116
8122 Independent Action and Response Addition
118
8123 Interactive Action
121
813 INTEGRATION OF COMPLEX CHEMICAL MIXTURES
122
82 MULTIPLE AND DIVERSE AGENTS
123
821 CATEGORIZE AND COMBINE AGENTS
125
824 SCREEN EFFECTS
126
825 SIMPLE ADDITIVE EFFECTS
127
827 MECHANISTIC MODELS OF COMBINED EFFECTS
128
Quality Assurance
129
91 DATA QUALITY
130
912 SECONDARY DATA
132
913 DEFAULTS AND ASSUMPTIONS
134
914 REPRESENTING DATA QUALITY
135
92 MODEL QUALITY
136
93 QUALITY OF PROBABILISTIC ANALYSES
139
94 ASSESSMENT QUALITY
142
942 PEER REVIEW OF THE ASSESSMENT
143
95 SUMMARY
144
Planning and Problem Formulation
145
Impetus and Mandate
147
Goals and Objectives
149
Management Options
151
Agents and Sources
153
132 ACTIVITIES AND PROGRAMS
154
136 SCREENING SOURCES AND AGENTS
155
Environmental Description
157
Exposure Scenarios
161
Assessment Endpoints
163
161 ASSESSMENT ENDPOINTS AND LEVELS OF ORGANIZATION
166
162 GENERIC ASSESSMENT ENDPOINTS
167
1622 FUNCTIONALLY DEFINED GENERIC ENDPOINTS
168
1623 APPLYING GENERIC ENDPOINTS
170
163 MAKING GENERIC ASSESSMENT ENDPOINTS SPECIFIC
171
164 ENDPOINTS BASED ON OBJECTIVES HIERARCHIES
174
Conceptual Models
177
172 FORMS OF CONCEPTUAL MODELS
180
173 CREATING CONCEPTUAL MODELS
181
174 LINKAGE TO OTHER CONCEPTUAL MODELS
187
Analysis Plans
189
182 REFERENCE SITES AND REFERENCE INFORMATION
191
1822 MODELDERIVED INFORMATION
192
1824 INFORMATION CONCERNING A REGIONAL REFERENCE
194
1826 POSITIVE REFERENCE INFORMATION
195
Analysis of Exposure
197
Source Identification and Characterization
199
192 UNKNOWN SOURCES
200
193 SUMMARY
201
Sampling Analysis and Assays
203
202 SAMPLING AND SAMPLE PREPARATION
204
203 ENCOUNTERED DATA
205
206 WATER
208
208 SOIL
209
2010 BIOASSAYS
212
2011 BIOSURVEYS
213
2012 SAMPLING ANALYSIS AND PROBABILITIES
214
2013 CONCLUSIONS
215
Mathematical Models of Chemical Transport and Fate
217
2121 EMISSIONS OR LOADINGS
218
2122 POINT AND NONPOINT SOURCES
219
213 FORMULATING MASS BALANCE MODELS
220
2133 TRANSPORT RATES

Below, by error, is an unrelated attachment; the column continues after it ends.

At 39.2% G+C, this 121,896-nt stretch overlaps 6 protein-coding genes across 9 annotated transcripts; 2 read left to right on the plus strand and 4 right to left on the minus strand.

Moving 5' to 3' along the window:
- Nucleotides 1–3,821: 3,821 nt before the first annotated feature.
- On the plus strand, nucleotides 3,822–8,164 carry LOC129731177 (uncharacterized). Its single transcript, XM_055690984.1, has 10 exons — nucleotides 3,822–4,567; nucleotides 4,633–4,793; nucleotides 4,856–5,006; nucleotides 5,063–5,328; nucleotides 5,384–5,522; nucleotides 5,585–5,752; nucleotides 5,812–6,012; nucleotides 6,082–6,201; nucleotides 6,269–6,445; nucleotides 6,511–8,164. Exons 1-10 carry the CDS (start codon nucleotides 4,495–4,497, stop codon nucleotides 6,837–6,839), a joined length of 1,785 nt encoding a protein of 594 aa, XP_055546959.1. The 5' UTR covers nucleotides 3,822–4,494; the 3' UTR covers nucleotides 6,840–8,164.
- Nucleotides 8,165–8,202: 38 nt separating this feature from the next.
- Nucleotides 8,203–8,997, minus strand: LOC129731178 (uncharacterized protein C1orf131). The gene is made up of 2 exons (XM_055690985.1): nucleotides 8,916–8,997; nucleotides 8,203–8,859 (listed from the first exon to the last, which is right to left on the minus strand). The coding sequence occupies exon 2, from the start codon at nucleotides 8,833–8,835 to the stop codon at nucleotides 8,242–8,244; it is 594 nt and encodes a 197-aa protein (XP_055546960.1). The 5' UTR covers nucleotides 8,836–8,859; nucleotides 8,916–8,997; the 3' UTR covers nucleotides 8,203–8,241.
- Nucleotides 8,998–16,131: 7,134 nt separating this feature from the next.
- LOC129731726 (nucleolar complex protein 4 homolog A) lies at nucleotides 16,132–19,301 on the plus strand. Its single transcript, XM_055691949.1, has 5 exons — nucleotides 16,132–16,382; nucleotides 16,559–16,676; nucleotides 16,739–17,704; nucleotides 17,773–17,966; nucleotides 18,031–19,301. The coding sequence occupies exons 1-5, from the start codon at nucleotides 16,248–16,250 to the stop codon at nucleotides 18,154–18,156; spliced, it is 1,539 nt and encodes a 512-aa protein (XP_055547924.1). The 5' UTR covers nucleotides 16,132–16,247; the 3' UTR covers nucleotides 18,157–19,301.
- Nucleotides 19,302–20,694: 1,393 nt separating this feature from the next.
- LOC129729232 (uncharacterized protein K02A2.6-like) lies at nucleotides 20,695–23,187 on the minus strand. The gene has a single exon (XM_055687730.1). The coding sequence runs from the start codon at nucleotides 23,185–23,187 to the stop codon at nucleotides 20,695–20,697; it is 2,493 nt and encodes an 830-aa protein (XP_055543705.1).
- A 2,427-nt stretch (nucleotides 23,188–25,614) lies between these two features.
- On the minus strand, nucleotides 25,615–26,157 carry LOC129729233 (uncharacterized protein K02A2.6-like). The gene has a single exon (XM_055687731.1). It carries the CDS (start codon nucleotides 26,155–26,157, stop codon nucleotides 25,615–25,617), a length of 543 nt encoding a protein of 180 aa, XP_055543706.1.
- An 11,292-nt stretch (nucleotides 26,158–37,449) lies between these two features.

222
2134 EMISSIONS
224
2136 COMPLEXITY VALIDITY AND CONFIDENCE LIMITS
225
214 ILLUSTRATION OF A SIMPLE MASS BALANCE MODEL
226
2142 CONCENTRATION CALCULATION
227
21423 Outflow in Water
228
2143 FUGACITY CALCULATION
229
2144 DISCUSSION
231
215 CHEMICALS OF CONCERN AND MODELS SIMULATING THEIR BEHAVIOR
232
21512 Level II
233
21515 Fugacity Models
234
21521 Plume Models in General
235
21524 Soil Models
236
21526 Miscellaneous Models
237
21532 Veterinary Medicines
239
21533 Biocides
240
216 CONCLUDING THOUGHTS ON SELECTING AND APPLYING MODELS
241
Exposure to Chemicals and Other Agents
243
221 EXPOSURE MODELS
245
223 EXPOSURE TO CHEMICALS IN SEDIMENT
247
224 EXPOSURE TO CONTAMINANTS IN SOIL
250
22411 Partial Chemical Extraction and Normalization
251
22412 Input Form of the Chemical
252
24413 Chemical Interactions
253
225 EXPOSURE OF TERRESTRIAL PLANTS
254
2253 WETLAND PLANT EXPOSURES
255
226 EXPOSURE OF SOIL INVERTEBRATES
256
2262 SOIL PROPERTIES AND CHEMICAL INTERACTIONS
257
2281 EXPOSURE MODELS BASED ON EXTERNAL MEASURES
258
22812 Inhalation Exposure
259
22814 Spatial Issues in Wildlife Exposure
261
22815 Temporal Issues in Wildlife Exposure
262
22816 Exposure Modifying Factors
263
22823 Inhalation Rates
265
22824 Soil and Sediment Consumption
266
229 UPTAKE MODELS
268
2291 AQUATIC ORGANISM UPTAKE
271
22911 Neutral Organics
273
2296 TERRESTRIAL VERTEBRATE UPTAKE
287
2211 EXPOSURE TO NATURAL EXTREME EVENTS
291
2214 PRESENTING THE EXPOSURE CHARACTERIZATION
294
Analysis of Effects
295
ExposureResponse Relationships
297
231 APPROACHES TO EXPOSURERESPONSE
301
2313 STATISTICAL SIGNIFICANCE
302
2314 INTERPOLATION
303
2322 TIME AS EXPOSURE AND RESPONSE
305
2323 COMBINED CONCENTRATION AND DURATION
306
2324 NONMONOTONIC RELATIONSHIPS
307
2325 CATEGORICAL VARIABLES
308
2326 EXPOSURERESPONSE FROM FIELD DATA
309
2327 RESIDUERESPONSE RELATIONSHIPS
313
233 TOXICODYNAMICSMECHANISTIC INTERNAL EXPOSURERESPONSE
317
2331 TOXICODYNAMICS OF METALS ON GILLS
318
234 INDIRECT EFFECTS
319
Testing
321
242 CHEMICAL OR MATERIAL TESTS
323
2421 AQUATIC TESTS
324
2422 SEDIMENT TESTS
325
2423 SOIL TESTS
326
2424 ORAL AND OTHER WILDLIFE EXPOSURES
327
243 MICROCOSMS AND MESOCOSMS
328
244 EFFLUENT TESTS
332
245 MEDIA TESTS
333
2451 CONTAMINATED WATER TESTS
337
2452 CONTAMINATED SEDIMENT TESTS
338
2453 CONTAMINATED SOIL TESTS
339
2454 AMBIENT MEDIA TESTS WITH WILDLIFE
340
246 FIELD TESTS
341
2462 FIELD TESTS OF PLANTS AND SOIL ORGANISMS
343
247 TESTING ORGANISMS
344
248 TESTING OTHER NONCHEMICAL AGENTS
345
Biological Surveys
347
251 AQUATIC BIOLOGICAL SURVEYS
348
2511 PERIPHYTON
349
2512 PLANKTON
350
2514 BENTHIC INVERTEBRATES
351
252 TERRESTRIAL BIOLOGICAL SURVEYS
353
2522 WILDLIFE SURVEYS
354
253 PHYSIOLOGICAL HISTOLOGICAL AND MORPHOLOGICAL EFFECTS